Swedish Pea Soup
This isn’t exactly a Spring dish (see this Hearty Summer Soup for a more seasonal option), but it’s so delicious I’m going to post it anyhow. I’ve made split pea soup a million times, love it. I know that my dad & stepmom Susanna like it too, and since they were coming to stay for a few days, I decided to make a pot to have on hand for quick lunches and the like. I prefer the lighter texture of yellow peas (vs. green) but they’re not always easy to find. As I searched the dried pea/bean shelf at Byerly’s, I thought I was facing a yellow-pea fail until I spotted a bag of whole yellow peas. Labeled Lars Own: Yellow Peas for Swedish Style Yellow Pea Soup, I picked up the bag and started reading (who could resist that name?). With a great story about how yellow pea soup is a traditional Swedish Thursday dinner, and an interesting recipe calling for pork ribs instead of ham or bacon, with a garnish of mustard no less, I was all over it. I tossed the peas in my cart, swung by the meat counter for pork ribs, and made my way home.
The cooking process for the whole peas is the same as for dried beans, requiring a soak to soften them up before simmering. The recipe doesn’t call for it, but I browned the ribs before adding the water – you might have noticed that I never pass up the flavor of browned pork. Pork! Anyhow, as the soup simmers, the peas shed their skins, the soup becomes pleasantly (not overly) thick, the pork almost melts into the broth, and the result is seriously fantastic. I’m not convinced whole peas are necessary, but I am very, very sold on the pork ribs idea, unbelievably good. Tuck that concept into the back of your mind for the next time you’re planning a batch of split pea or navy bean soup. (I found the whole peas at Byerly’s and see they’re available on the Lars Own website.) I assume this soup freezes beautifully (like split pea and navy bean soups do).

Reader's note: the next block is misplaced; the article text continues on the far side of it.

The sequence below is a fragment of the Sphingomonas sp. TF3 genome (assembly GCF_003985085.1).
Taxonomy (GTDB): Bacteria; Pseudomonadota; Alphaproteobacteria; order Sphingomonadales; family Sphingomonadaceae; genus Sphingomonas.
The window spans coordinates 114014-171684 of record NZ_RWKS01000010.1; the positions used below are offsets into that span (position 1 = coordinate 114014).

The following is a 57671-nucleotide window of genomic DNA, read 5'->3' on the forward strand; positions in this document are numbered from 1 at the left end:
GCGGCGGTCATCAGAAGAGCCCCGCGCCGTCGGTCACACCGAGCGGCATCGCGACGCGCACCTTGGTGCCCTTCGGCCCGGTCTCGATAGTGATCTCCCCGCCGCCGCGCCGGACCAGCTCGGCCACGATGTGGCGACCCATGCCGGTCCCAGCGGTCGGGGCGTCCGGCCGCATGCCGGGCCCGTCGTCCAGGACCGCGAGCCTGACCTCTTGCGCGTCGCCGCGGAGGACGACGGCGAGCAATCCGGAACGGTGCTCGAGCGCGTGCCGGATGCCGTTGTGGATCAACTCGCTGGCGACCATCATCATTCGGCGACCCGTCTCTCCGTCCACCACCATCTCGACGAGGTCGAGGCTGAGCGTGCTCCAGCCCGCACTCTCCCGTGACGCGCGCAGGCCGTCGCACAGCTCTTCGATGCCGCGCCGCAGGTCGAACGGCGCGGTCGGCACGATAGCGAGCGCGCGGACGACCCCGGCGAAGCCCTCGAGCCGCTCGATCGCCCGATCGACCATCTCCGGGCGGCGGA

In case you’re wondering about the planter pics…look closely, there’s a duck nesting in it! Crazy chick – I’ve named her Wanda – right there in the open, yet nicely camouflaged so maybe she’s on to something. We keep Puppy Louis (relatively) away from her, hopefully that’s all it will take for Wanda to hatch ducklings right outside our front door. Stay tuned…
Swedish Style Yellow Pea Soup
Adapted from Lars Own yellow peas package
1 lb. dried yellow peas (whole or split)
1 lb. pork ribs
1 yellow onion, finely chopped
2 cloves garlic, minced
1 tsp. dried marjoram or thyme
3 tsp. salt (probably more) and freshly ground pepper
Rinse peas and soak overnight in 5 cups water. Drain peas in a colander. Heat a Dutch oven over medium-high heat. Add oil, then ribs, and brown ribs thoroughly. Remove ribs to a plate and add onion, garlic, and herbs to the pot and saute until onions are softened, about 5 minutes. Add the peas and pork to the pot with 2 quarts of water and the salt. Cover and simmer over low heat (or in a 225-degree F oven) for about 1 1/2 – 2 hours, or until shells of the peas split and the peas are very soft. Remove the pork from the bones (discard bones), shred into small pieces, and return pork to the soup. Taste for seasoning, add salt and pepper as necessary. Serve with Swedish style (brown) mustard and freshly ground pepper.
I'm so glad you left this comment - I've never garnished soup with mustard before, I really liked it. I didn't buy Swedish mustard so I went lightly (used coarse brown). The pancakes sound a-mazing, that would be my kind of lunch as well. :) Given the number of Scandinavians in MN, I'm not sure how I've missed this Thursday tradition. Certainly pea soup is everywhere - my German family loves it, and the effect of the pork ribs has a very German feel. Yes, you'll love the pork ribs in the soup - can't say enough about how delicious they are. Thanks for checking in!
I love the idea of making the soup with pork ribs! I'll definitely try it. My Finnish husband grew up eating pea soup every Thursday for lunch. It's a tradition in Finland too. He always adds A LOT of mustard to his soup. I almost had a heart attack the first time I saw him do that but the mustard over here isn't very strong and it is really tasty with the pea soup. And in Québec we normally add dried mustard to pea soup while it's cooking so it isn't really different after all.
Finns and Swedes normally have thin pancakes (more like crêpes) with whipped cream and strawberry jam with their pea soup lunch. Totally my kind of lunch. :)